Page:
Do you follow blogs with terrific ideas for saving money that haven’t been mentioned in our weekly “Best from the blogosphere?” Share the information with us on http://wp.me/P1YR2T-JR and your name will be entered in a quarterly draw for a gift card.

Aug 24: Best from the blogosphere

By Sheryl Smolkin

After several weeks of “theme” issues of Best from the Blogosphere, for the next several weeks we will get back to basics and check out what our perennial favourites have been writing about lately.

On Boomer & Echo, Marie Engen discusses 3 financial mistakes to avoid. They are buying too much home; raiding your RRSP; and, putting your child’s needs ahead of your retirement.

Retire Happy’s Sarah Milton describes Using the Lifelong Learning Plan. The LLP is a program that allows Canadian residents to borrow up to $20,000 from their RRSPs in order to cover the costs of a full-time further education program for themselves, their common-law partner or spouse. If the Harper government is re-elected, they have promised to raise this amount to $35,000.

The Frugal Trader gives a Financial Freedom Update on Million Dollar Journey. He says in the year since he has reached the million dollar net worth milestone it feels great but nothing has really changed. His family has recently decided to become a single income family and with tight fiscal management they are able to live on one government salary. 

Blonde on a Budget Cait Flanders moved from Vancouver to Victoria recently and she has established a final de-cluttering challenge for herself. Last year she purged 43% of her belongings in one month to embrace a minimalist lifestyle. She has given herself 20 days to see how much more stuff she can get rid of when she unpacks her moving boxes.

Finally, Michael James on money says Your Retirement Spending Plan is Critical. While working, if you don’t like the plan your financial advisor has set up for you, you can find a new advisor and make up for past mistakes. But if your advisor puts you on a bad retirement spending plan, by the time you figure out there is a problem, there’s little you can do. other than cut spending.

Do you follow blogs with terrific ideas for saving money that haven’t been mentioned in our weekly “Best from the blogosphere?” Share the information with us on http://wp.me/P1YR2T-JR and your name will be entered in a quarterly draw for a gift card.

Jul 13: Best from the blogosphere

By Sheryl Smolkin

Back from two weeks of vacation and back in the saddle! While it’s hard to get re-establish anormal routine, it’s not difficult to find many interesting personal finance stories and blogs to share with you because all of our favourites kept on blogging when I was away.

On Boomer & Echo, Robb Engen wrote about The Evolution of Loyalty Cards. Scanning weekly flyers and clipping coupons is a great Canadian tradition but he says that like the landline telephone, VCRs, and analog TV – coupons and flyers are on their way out. Retailers are moving online and developing smart phone applications to get more personal with their offers.

In Is Paying Down a Mortgage Underrated? on Our Big Fat Wallet, Dan says the real value of paying down the mortgage isn’t the interest savings. With rates as low as they currently are, the interest you save will likely be minimal. He suggests the best approach for anyone looking to use extra funds to pay down their mortgage is to consider a ‘hybrid’ approach – using the money to reduce the mortgage and then putting more money each month towards investing.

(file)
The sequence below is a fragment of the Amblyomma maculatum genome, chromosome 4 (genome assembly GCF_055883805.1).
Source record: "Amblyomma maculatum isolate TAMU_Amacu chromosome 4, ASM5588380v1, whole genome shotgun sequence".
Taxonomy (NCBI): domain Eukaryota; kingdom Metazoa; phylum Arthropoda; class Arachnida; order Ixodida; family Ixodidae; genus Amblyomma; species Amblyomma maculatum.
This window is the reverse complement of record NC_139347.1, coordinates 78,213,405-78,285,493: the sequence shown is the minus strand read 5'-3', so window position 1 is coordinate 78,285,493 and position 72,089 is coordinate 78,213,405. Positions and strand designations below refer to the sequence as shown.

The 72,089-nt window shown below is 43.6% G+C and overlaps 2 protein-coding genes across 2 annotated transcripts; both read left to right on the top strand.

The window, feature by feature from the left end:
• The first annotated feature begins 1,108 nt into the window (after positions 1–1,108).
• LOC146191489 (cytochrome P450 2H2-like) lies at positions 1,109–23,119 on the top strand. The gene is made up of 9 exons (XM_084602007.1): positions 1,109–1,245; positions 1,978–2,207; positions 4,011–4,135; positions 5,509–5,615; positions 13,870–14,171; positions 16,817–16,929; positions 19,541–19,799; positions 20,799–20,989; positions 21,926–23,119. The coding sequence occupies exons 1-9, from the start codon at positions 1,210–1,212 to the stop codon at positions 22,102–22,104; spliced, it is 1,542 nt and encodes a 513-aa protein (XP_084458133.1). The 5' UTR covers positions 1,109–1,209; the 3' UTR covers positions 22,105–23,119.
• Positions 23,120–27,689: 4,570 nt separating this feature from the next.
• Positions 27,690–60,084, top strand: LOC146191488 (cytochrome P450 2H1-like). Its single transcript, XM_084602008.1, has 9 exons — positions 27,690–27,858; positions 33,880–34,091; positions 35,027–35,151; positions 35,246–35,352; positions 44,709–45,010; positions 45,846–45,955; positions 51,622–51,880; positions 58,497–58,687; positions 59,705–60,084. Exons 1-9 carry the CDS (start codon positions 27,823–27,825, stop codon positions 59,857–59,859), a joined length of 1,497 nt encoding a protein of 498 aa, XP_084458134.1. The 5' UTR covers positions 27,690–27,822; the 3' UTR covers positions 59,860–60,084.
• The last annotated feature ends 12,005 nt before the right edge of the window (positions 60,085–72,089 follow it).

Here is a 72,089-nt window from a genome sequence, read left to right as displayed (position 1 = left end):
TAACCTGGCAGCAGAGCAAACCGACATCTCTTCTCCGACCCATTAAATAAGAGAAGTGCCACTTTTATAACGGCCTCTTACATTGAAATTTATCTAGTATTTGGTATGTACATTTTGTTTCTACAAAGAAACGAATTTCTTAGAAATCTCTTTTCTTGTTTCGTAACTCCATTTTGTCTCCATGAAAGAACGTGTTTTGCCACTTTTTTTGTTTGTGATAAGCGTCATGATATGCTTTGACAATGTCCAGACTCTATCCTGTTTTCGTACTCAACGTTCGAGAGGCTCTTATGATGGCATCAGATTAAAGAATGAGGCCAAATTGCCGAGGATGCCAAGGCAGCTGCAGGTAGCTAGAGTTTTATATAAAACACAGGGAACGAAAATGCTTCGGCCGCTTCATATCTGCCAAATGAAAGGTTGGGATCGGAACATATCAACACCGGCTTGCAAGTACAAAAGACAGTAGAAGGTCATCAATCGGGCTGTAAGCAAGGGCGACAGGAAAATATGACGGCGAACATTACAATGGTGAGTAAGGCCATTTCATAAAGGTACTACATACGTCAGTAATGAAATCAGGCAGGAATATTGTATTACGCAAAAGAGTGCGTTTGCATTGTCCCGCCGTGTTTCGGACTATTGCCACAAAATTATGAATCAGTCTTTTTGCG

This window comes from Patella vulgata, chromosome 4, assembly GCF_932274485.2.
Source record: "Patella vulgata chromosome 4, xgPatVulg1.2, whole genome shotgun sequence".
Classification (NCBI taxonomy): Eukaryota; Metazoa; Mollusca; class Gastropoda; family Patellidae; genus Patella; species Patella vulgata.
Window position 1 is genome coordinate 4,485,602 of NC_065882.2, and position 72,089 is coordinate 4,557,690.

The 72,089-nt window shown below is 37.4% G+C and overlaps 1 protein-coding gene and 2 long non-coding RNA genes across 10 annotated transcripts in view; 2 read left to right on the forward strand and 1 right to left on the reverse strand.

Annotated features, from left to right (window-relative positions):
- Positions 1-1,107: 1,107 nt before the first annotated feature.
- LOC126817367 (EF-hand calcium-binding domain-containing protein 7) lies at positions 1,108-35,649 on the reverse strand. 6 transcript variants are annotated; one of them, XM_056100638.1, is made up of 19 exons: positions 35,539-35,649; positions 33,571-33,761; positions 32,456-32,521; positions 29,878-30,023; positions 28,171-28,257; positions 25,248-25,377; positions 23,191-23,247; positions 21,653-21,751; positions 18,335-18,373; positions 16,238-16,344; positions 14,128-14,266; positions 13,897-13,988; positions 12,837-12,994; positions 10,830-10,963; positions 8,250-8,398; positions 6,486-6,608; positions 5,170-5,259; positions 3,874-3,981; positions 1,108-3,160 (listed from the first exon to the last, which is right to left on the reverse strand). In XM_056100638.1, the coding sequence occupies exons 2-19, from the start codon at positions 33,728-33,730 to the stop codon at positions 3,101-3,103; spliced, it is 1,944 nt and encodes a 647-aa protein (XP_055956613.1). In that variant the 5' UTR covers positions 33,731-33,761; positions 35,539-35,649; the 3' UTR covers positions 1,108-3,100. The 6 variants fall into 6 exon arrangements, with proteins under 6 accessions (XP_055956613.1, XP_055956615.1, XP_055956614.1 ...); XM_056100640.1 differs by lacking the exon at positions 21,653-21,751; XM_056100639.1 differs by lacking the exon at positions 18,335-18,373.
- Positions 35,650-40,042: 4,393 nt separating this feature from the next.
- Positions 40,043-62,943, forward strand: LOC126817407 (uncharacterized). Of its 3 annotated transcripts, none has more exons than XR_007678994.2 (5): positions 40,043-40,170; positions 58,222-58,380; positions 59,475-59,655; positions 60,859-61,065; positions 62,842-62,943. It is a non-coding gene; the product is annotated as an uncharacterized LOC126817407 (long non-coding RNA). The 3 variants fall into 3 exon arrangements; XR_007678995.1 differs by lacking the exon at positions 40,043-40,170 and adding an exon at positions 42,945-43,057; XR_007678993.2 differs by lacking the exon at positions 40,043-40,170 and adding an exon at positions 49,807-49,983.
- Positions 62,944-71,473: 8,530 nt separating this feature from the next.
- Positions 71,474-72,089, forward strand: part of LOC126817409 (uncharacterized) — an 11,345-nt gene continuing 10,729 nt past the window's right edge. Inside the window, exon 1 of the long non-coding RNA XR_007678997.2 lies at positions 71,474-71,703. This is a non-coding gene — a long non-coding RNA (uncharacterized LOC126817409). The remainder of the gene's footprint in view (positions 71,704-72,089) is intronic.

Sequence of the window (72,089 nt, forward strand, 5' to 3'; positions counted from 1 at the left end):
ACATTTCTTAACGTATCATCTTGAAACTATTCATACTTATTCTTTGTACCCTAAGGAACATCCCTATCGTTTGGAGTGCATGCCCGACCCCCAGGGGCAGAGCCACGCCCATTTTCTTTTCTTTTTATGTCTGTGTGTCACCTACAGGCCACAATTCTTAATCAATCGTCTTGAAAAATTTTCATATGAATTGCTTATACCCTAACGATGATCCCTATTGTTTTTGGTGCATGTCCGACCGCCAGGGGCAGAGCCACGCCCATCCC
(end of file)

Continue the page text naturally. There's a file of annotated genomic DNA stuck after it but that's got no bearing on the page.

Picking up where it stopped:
Blond on a Budget’s Cait Flanders has finally finished her year-long shopping ban. In a herculean 6,000 word blog The Year I Embraced Minimalism and Completed a Yearlong Shopping Ban she explains why she did it and how it changed her life. Flanders says, “There is nothing I need right now that could make my life better than it already is and that’s a great feeling to end this year-long challenge with.”

Globe & Mail reporter Ian McGuigan agrees that accumulating wealth is a challenge but he says that “decumulating” it can be trickier still. In a recent article he refers to the paper Making Sense Out of Variable Spending Strategies for Retirees written by Wade Pfau, a professor of retirement income at American College in Bryn Mawr, Penn. McGuigan notes that spending only 4% a year works out pretty well if you don’t want to outlive your money. It also keeps your spending at a constant level, in after-inflation terms. However, it’s not so good if you’re interested in being able to live as well as possible in retirement.

Guess who’s saving for retirement? The kids  reports Adam Mayers at the Toronto Star. While we often point the finger at young people as having limited interest and understanding of their personal financial affairs, Sun Life finds that’s not so. Younger workers know a good deal when they see one and like all smart consumers they’re snapping it up. Only 40% of those in their 40s and 50s are taking full advantage of matching Registered Retirement Savings Plan or pension money in plans Sun Life administers. On the other hand, 90% of those in their 20s (presumably new employees) are opting in.

Do you follow blogs with terrific ideas for saving money that haven’t been mentioned in our weekly “Best from the blogosphere?” Share the information with us on http://wp.me/P1YR2T-JR and your name will be entered in a quarterly draw for a gift card.